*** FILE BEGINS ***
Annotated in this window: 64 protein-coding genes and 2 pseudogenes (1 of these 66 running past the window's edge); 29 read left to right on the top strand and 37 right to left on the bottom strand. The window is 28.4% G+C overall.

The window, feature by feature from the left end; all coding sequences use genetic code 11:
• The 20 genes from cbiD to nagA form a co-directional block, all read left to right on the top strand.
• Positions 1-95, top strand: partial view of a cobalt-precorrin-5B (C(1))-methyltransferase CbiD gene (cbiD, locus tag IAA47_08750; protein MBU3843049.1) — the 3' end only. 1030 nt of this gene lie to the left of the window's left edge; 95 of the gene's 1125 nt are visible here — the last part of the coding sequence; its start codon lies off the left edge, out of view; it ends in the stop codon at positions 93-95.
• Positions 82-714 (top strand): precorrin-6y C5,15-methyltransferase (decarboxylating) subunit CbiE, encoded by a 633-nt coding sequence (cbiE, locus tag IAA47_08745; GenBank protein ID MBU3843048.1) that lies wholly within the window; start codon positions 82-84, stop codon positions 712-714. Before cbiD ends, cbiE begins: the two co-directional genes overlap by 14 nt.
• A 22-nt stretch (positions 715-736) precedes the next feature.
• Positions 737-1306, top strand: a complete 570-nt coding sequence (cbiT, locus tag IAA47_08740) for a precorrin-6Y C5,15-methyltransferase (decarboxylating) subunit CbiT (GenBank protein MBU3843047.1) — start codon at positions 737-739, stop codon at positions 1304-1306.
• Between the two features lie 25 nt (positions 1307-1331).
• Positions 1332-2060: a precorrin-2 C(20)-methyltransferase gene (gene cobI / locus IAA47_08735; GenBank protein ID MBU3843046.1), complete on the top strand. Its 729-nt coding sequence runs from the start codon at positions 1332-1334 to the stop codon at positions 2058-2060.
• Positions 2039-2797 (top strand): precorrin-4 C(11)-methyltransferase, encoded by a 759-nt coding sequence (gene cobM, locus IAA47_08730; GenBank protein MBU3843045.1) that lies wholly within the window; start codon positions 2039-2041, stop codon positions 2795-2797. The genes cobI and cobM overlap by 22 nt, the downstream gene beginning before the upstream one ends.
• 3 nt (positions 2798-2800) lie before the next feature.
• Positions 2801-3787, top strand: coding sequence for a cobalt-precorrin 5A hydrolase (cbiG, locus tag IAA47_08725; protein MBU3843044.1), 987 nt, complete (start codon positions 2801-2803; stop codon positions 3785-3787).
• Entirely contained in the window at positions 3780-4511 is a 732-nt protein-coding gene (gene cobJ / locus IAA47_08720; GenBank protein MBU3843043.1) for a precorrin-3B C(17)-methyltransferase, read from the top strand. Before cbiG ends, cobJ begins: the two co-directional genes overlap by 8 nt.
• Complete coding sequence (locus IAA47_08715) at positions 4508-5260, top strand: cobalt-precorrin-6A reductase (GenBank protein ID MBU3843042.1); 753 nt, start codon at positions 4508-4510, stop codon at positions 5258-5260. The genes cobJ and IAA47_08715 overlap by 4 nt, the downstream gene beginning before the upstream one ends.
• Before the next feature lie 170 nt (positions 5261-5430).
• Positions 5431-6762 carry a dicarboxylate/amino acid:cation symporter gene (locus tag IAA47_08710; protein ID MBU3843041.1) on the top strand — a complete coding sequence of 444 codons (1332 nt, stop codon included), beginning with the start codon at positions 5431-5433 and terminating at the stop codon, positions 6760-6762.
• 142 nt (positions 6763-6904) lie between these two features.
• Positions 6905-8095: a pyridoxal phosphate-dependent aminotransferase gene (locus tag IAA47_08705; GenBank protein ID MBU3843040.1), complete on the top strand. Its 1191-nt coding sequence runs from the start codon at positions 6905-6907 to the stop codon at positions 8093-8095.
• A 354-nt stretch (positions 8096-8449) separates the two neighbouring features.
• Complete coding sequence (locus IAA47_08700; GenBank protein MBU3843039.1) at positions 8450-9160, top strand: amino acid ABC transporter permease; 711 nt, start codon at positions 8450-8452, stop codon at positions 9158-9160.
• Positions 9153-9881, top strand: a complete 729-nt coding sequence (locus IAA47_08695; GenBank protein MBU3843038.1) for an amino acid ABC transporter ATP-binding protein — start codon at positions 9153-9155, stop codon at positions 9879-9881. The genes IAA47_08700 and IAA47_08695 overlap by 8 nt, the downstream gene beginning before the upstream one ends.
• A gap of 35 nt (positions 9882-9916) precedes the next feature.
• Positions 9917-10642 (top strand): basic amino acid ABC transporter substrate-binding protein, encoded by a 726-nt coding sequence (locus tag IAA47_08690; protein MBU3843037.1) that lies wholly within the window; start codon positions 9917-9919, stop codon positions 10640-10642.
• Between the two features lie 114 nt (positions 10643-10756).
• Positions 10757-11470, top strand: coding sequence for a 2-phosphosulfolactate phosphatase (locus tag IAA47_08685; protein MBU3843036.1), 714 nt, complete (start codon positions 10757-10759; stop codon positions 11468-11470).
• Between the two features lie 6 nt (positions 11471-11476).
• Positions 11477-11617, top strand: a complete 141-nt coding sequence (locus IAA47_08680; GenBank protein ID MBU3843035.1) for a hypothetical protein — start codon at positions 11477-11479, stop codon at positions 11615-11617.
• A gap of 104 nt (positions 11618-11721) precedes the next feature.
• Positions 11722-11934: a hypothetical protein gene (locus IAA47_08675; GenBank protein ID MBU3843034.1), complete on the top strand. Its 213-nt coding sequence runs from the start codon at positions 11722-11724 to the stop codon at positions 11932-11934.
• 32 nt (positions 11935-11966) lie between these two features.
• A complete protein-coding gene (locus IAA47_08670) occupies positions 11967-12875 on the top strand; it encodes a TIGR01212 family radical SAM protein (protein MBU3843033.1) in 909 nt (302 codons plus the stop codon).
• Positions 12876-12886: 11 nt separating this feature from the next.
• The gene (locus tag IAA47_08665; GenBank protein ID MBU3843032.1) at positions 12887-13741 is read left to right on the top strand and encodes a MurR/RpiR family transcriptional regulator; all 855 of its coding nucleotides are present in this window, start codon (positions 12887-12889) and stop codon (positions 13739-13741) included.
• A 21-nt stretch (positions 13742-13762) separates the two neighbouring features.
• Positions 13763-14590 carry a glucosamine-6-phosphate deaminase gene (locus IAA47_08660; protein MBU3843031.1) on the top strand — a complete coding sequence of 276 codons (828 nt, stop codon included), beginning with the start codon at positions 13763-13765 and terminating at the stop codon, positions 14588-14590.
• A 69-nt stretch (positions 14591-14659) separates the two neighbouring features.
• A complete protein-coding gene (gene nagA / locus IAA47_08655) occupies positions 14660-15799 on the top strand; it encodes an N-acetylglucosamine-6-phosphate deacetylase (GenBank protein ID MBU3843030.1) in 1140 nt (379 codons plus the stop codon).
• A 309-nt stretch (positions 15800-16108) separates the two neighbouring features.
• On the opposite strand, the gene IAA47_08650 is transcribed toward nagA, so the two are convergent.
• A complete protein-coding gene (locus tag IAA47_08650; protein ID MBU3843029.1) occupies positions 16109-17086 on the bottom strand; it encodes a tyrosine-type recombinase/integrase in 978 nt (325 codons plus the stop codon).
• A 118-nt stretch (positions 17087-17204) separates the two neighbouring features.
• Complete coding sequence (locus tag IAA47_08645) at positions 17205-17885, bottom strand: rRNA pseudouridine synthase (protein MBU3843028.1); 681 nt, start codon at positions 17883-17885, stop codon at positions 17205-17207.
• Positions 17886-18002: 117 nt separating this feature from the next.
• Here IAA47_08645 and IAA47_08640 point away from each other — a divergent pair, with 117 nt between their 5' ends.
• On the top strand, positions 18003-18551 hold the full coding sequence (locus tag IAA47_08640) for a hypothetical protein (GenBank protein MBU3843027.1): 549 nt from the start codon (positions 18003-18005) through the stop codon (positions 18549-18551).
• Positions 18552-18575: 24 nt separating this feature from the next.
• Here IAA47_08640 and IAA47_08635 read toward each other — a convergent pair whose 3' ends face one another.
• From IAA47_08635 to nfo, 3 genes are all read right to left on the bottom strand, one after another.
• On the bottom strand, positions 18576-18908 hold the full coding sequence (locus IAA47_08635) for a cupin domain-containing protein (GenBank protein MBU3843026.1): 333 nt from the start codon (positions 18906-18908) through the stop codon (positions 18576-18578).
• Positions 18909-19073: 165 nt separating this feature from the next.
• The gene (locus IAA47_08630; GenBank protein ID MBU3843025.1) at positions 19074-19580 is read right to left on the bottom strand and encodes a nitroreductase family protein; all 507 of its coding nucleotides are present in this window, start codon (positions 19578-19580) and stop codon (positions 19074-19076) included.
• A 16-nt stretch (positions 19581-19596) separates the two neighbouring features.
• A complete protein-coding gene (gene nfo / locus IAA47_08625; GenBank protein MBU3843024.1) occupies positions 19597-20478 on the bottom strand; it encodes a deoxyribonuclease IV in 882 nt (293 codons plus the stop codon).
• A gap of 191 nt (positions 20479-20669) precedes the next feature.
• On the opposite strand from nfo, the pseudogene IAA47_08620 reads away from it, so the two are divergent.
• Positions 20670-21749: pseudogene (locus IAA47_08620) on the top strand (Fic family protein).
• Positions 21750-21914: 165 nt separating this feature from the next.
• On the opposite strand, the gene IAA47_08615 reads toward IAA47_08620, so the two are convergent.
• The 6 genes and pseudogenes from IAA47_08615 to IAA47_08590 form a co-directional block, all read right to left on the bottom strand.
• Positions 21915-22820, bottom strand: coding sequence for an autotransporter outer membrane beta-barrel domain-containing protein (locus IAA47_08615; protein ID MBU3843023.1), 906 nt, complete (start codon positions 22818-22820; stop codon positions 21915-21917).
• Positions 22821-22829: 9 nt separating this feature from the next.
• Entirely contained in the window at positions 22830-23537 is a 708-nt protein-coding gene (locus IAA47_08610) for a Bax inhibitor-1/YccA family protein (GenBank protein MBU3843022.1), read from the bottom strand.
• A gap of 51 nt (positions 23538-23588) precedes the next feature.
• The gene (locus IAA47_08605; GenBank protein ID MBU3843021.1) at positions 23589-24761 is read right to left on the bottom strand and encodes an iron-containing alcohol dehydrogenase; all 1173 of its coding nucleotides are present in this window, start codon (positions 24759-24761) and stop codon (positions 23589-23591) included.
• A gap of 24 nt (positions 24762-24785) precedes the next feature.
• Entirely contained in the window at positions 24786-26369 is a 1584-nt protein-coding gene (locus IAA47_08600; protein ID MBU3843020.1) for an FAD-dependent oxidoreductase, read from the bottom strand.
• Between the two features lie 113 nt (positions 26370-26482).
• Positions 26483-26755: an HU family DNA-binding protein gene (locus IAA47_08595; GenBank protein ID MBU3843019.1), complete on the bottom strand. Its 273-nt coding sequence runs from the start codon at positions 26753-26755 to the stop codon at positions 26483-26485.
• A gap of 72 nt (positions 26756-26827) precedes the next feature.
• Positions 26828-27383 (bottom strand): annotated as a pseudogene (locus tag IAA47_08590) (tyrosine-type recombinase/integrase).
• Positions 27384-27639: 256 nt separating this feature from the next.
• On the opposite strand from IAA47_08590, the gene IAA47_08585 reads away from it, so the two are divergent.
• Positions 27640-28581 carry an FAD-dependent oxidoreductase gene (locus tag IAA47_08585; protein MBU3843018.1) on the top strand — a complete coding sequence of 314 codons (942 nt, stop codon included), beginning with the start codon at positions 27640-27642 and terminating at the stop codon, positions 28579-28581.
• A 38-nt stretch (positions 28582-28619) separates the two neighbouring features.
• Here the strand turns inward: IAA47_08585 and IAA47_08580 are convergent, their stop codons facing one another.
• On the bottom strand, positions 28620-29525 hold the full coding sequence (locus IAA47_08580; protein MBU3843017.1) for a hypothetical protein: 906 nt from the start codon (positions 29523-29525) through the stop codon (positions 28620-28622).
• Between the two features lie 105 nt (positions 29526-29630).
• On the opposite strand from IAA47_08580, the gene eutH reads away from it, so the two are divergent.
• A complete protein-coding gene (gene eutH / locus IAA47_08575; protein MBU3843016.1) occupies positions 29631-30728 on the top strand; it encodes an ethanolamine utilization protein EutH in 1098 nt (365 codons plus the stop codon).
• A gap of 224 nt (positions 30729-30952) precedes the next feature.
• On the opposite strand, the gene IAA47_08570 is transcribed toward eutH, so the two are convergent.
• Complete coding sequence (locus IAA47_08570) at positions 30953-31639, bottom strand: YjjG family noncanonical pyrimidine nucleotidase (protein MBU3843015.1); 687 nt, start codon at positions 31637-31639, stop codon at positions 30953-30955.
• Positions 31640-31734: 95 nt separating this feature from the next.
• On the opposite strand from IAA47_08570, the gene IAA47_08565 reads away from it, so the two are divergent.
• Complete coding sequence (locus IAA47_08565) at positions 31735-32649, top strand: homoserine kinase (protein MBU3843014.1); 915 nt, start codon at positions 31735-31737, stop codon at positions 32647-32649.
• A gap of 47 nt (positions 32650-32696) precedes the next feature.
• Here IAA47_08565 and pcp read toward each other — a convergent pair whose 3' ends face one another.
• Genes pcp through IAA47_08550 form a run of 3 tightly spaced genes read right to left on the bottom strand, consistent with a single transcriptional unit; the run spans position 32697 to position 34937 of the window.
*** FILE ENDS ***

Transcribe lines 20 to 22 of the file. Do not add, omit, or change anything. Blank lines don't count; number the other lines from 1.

• Complete coding sequence (locus IAA47_08700; GenBank protein MBU3843039.1) at positions 8450-9160, top strand: amino acid ABC transporter permease; 711 nt, start codon at positions 8450-8452, stop codon at positions 9158-9160.
• Positions 9153-9881, top strand: a complete 729-nt coding sequence (locus IAA47_08695; GenBank protein MBU3843038.1) for an amino acid ABC transporter ATP-binding protein — start codon at positions 9153-9155, stop codon at positions 9879-9881. The genes IAA47_08700 and IAA47_08695 overlap by 8 nt, the downstream gene beginning before the upstream one ends.
• A gap of 35 nt (positions 9882-9916) precedes the next feature.